Top 5 Royal Paddling Trails

Top 5 Royal Paddling Trails

With King Charles III being crowned in May 2023, we thought we would get into the royal mood and hunt down some of our more regal paddle trails. From palace views to royal history, you can find all sorts on our waters. So here are our top 5 royal paddling trails.

Hampton Court Palace

Find on PaddlePoints

Starting in one of the more obvious locations for royal paddling, the River Thames has lots of connections. One of the stand out royal paddle trails on the Thames takes you right around the Hampton Court Palace and its spectacular gardens. From the water you can get a truly unique vantage point of the palace that was home to King Henry VIII and his wives. The gardens steal the show here as they house an amazing 60 acre formal garden among 750 acre parkland. 

If you continue your paddle along the Thames you’ll spot many royal landmarks. The palace of Westminster, the tower of London, the Royal Observatory, Royal Naval College, and the Queen’s house are all visible from the water. Finally, the coronation procession is due to follow the Thames for a short length as it moves between Westminster Abbey and Buckingham Palace. 

Hampton court palace from the other side of the thames

Royal Albert Dock

Find on PaddlePoints

The Royal Albert Dock in Liverpool is a unique place to paddle. It is steeped in history and amazing architecture. The docks are named after Prince Consort Albert, who officially opened the docks in 1846. They were revolutionary as their warehouses were on the waterfront, allowing boats to unload directly into them. 

Used for worldwide trade up until the second world war, when it was used to house the British Atlantic Fleet’s ships. Most recently, the docks have seen music royalty in the form of The Beatles, who are famously from the area. Nowadays, the docks are full of shops and restaurants, making it the most popular tourist attraction in the UK outside of London. You can take in this truly special dock from the water, with delivery partners offering paddling trips around the docks.

a greyscale photo of the royal albert dock showing lots of the architexture around it

Great River Ouse

Find on PaddlePoints

The Great River Ouse flows for 230 km from Syresham, Northamptonshire, to the North Sea. Along this long stretch of river lies the Jubilee Gardens, opened in 2002 by His Royal Highness Prince Phillip, the Duke of Edinburgh. The gardens were created to celebrate Queen Elizabeth II’s Golden jubilee. The park was awarded green flag status in 2005 and has become a well loved outdoor area for all to enjoy. 

The Great River Ouse also flows past King’s Lynn. Although royal by name, it has very few links with royalty in its past. The town’s main regal boast is a visit from Princess Victoria in 1835, two years before she became queen. King’s Lynn is still full of historic landmarks that are worth a visit. The town’s old port offers lots of opportunities to launch onto the river for a paddle.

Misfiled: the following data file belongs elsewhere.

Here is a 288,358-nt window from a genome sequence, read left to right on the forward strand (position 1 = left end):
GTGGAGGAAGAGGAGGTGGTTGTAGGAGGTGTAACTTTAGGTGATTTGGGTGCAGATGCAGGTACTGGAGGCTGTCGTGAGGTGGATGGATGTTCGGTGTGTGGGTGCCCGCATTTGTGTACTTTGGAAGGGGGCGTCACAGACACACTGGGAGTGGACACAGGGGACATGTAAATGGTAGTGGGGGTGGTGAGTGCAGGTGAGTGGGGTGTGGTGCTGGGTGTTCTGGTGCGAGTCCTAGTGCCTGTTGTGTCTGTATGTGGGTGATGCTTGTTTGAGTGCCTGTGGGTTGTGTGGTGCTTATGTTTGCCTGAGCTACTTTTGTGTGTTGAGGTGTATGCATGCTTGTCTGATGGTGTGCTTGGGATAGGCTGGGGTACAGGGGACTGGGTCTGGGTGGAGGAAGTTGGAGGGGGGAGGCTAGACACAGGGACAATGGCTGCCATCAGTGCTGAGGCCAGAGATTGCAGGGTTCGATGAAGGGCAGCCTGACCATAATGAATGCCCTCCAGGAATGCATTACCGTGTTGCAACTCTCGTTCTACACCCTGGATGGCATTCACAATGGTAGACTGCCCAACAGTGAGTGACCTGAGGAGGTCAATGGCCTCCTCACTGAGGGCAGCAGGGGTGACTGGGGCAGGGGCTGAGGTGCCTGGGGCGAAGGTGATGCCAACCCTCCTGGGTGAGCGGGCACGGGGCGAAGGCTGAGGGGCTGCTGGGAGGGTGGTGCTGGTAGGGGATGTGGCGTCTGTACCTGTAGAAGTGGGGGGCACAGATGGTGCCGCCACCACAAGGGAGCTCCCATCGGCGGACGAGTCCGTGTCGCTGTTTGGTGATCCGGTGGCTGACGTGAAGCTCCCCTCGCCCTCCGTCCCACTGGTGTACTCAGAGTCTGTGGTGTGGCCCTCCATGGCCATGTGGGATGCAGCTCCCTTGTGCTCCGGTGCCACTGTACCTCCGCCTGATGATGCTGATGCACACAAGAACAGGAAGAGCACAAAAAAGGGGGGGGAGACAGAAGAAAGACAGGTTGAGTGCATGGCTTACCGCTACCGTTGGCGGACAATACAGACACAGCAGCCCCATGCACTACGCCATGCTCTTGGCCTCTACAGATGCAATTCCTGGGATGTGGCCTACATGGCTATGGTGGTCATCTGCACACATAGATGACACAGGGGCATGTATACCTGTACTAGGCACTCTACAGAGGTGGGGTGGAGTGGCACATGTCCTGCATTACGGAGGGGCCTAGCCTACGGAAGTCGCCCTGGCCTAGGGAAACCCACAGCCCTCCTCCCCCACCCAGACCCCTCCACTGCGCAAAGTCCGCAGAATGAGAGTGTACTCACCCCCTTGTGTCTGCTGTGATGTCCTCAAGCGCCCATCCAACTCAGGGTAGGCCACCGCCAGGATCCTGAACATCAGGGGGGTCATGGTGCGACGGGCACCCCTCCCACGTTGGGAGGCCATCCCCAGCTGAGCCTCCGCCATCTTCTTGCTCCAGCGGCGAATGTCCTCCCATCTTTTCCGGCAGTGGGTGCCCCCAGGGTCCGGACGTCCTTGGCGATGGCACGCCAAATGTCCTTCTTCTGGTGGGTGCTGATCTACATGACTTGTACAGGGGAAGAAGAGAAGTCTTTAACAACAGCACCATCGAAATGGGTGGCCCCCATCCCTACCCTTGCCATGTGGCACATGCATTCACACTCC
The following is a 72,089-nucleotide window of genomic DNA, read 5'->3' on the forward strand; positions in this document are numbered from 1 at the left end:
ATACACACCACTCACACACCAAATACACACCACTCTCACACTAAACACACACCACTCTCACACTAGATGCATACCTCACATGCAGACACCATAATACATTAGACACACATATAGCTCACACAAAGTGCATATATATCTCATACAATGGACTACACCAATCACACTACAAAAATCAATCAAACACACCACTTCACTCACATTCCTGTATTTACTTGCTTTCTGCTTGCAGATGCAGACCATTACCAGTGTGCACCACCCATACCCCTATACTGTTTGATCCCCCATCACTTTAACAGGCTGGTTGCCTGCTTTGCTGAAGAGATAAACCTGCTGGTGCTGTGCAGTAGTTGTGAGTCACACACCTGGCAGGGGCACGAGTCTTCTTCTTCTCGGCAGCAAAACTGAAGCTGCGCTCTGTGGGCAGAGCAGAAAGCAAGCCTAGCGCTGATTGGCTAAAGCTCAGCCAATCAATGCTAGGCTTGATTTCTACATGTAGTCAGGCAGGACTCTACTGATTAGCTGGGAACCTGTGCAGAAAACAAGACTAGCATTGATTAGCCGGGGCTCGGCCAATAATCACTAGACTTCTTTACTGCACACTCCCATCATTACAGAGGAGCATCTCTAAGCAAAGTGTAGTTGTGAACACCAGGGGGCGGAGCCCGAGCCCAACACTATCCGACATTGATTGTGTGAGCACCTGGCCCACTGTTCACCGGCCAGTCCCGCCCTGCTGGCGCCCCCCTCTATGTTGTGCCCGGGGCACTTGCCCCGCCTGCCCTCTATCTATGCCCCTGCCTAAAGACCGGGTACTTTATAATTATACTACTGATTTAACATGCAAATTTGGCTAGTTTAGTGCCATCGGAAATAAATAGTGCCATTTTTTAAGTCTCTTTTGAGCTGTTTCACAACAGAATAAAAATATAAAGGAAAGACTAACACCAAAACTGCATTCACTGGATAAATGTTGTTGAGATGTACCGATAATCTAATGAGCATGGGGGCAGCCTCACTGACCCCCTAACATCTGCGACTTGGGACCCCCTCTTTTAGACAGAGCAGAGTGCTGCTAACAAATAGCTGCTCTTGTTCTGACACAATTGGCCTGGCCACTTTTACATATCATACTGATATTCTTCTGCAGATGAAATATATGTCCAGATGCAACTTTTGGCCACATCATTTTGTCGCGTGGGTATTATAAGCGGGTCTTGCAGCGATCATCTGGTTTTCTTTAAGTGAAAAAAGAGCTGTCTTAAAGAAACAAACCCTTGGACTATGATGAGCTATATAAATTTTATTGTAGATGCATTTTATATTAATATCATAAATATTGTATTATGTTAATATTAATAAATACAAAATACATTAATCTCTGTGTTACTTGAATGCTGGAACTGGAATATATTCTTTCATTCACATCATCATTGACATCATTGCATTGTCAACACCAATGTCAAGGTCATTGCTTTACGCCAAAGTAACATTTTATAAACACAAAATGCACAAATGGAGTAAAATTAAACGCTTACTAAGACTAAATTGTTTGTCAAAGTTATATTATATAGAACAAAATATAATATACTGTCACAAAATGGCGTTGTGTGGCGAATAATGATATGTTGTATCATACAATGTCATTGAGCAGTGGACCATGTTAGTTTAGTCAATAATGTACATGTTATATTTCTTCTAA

the great river ouse being overlooked by ely cathederal

Royal Military Canal

Find on PaddlePoints

Traditionally built as transport links, canals main use was carrying goods around the country. However, the Royal Military Canal was constructed between 1804 and 1809, during the Napoleonic wars, as a form of defence. It was Prince Frederick, the Duke of York, who backed the construction of it. The prince traveled the length of it, and was actively involved in its official opening in 1809. 

Spanning from Seabrook to Cliff End, the canal runs for 28 miles through rural Kent. You’ll spot all kinds of wildlife and historic ruins along the way. By using a spread of start and end points, you can make you paddle exactly as you want it.  But, no matter where you start, enjoy the canal that a royal of the past had a hand in creating.

the royal military canal flowing through parkland

Caledonian Canal

Find on PaddlePoints

Completed in 1822, the Caledonian Canal links together the east and west coasts of Scotland. Running for 100km through four loch’s and stretches of man made canals, this is Scotland’s longest inland waterway. Queen Victoria give this trail its royal link, enjoying it in 1873.  The queen’s love for this trail sparked huge interest in the area, giving rise to the tourism industry here. Even when the railway arrived at Fort Williams and Inverness, the waterway kept its popularity, with trains scheduling around the steam boat arrivals. 

Paddlers these days race the length of the canal in the Great Glen paddle challenge. It is of course done at a more leisurely pace by many, giving them time to take in the stunning scenery that Queen Victoria loved. There is also a large number of castles overlooking the water. Some were homes to many of the Scottish royals of the past. 

the neptune staircase on the caledonian canal surrounded by mountains

There are many many more waterways across the UK that have royal links, but these are some of our favourites. Make the most of the coronation weekend in May, and throughout the year, and get exploring the royal waters.